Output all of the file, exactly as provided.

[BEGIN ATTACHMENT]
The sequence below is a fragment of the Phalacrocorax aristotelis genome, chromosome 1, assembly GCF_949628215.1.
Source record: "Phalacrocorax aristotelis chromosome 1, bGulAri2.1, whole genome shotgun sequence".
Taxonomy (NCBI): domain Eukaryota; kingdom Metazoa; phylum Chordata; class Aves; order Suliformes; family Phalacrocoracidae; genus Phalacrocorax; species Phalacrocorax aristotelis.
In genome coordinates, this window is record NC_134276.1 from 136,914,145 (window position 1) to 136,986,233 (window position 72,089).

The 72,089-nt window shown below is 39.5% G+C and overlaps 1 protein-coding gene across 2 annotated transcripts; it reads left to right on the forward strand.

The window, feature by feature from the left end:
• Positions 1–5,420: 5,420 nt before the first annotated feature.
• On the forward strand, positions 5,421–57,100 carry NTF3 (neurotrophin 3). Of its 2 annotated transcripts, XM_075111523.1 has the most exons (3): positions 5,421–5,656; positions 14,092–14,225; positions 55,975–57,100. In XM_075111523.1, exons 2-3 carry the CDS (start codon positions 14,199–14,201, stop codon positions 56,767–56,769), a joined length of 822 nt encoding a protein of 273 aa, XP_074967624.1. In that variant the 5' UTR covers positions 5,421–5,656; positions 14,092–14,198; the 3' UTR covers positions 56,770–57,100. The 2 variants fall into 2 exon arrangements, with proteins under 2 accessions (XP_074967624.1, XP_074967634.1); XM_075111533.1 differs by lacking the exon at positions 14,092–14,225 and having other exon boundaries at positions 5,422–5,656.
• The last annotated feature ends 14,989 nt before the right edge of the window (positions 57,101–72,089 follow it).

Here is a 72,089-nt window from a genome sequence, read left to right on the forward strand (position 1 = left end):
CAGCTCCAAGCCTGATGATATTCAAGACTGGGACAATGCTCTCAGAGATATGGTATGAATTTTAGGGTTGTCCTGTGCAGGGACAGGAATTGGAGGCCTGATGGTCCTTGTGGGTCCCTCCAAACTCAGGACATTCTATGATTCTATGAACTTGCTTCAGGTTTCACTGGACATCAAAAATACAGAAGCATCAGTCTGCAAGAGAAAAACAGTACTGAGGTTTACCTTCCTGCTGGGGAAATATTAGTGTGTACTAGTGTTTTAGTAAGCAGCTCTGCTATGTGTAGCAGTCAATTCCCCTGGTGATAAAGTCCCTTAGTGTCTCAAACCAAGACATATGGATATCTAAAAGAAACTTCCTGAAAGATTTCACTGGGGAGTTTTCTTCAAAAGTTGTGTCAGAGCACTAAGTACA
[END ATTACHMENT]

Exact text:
The sequence below is a fragment of the Phalacrocorax aristotelis genome, chromosome 1, assembly GCF_949628215.1.
Source record: "Phalacrocorax aristotelis chromosome 1, bGulAri2.1, whole genome shotgun sequence".
Taxonomy (NCBI): domain Eukaryota; kingdom Metazoa; phylum Chordata; class Aves; order Suliformes; family Phalacrocoracidae; genus Phalacrocorax; species Phalacrocorax aristotelis.
In genome coordinates, this window is record NC_134276.1 from 136,914,145 (window position 1) to 136,986,233 (window position 72,089).

The 72,089-nt window shown below is 39.5% G+C and overlaps 1 protein-coding gene across 2 annotated transcripts; it reads left to right on the forward strand.

The window, feature by feature from the left end:
• Positions 1–5,420: 5,420 nt before the first annotated feature.
• On the forward strand, positions 5,421–57,100 carry NTF3 (neurotrophin 3). Of its 2 annotated transcripts, XM_075111523.1 has the most exons (3): positions 5,421–5,656; positions 14,092–14,225; positions 55,975–57,100. In XM_075111523.1, exons 2-3 carry the CDS (start codon positions 14,199–14,201, stop codon positions 56,767–56,769), a joined length of 822 nt encoding a protein of 273 aa, XP_074967624.1. In that variant the 5' UTR covers positions 5,421–5,656; positions 14,092–14,198; the 3' UTR covers positions 56,770–57,100. The 2 variants fall into 2 exon arrangements, with proteins under 2 accessions (XP_074967624.1, XP_074967634.1); XM_075111533.1 differs by lacking the exon at positions 14,092–14,225 and having other exon boundaries at positions 5,422–5,656.
• The last annotated feature ends 14,989 nt before the right edge of the window (positions 57,101–72,089 follow it).

Here is a 72,089-nt window from a genome sequence, read left to right on the forward strand (position 1 = left end):
CAGCTCCAAGCCTGATGATATTCAAGACTGGGACAATGCTCTCAGAGATATGGTATGAATTTTAGGGTTGTCCTGTGCAGGGACAGGAATTGGAGGCCTGATGGTCCTTGTGGGTCCCTCCAAACTCAGGACATTCTATGATTCTATGAACTTGCTTCAGGTTTCACTGGACATCAAAAATACAGAAGCATCAGTCTGCAAGAGAAAAACAGTACTGAGGTTTACCTTCCTGCTGGGGAAATATTAGTGTGTACTAGTGTTTTAGTAAGCAGCTCTGCTATGTGTAGCAGTCAATTCCCCTGGTGATAAAGTCCCTTAGTGTCTCAAACCAAGACATATGGATATCTAAAAGAAACTTCCTGAAAGATTTCACTGGGGAGTTTTCTTCAAAAGTTGTGTCAGAGCACTAAGTACA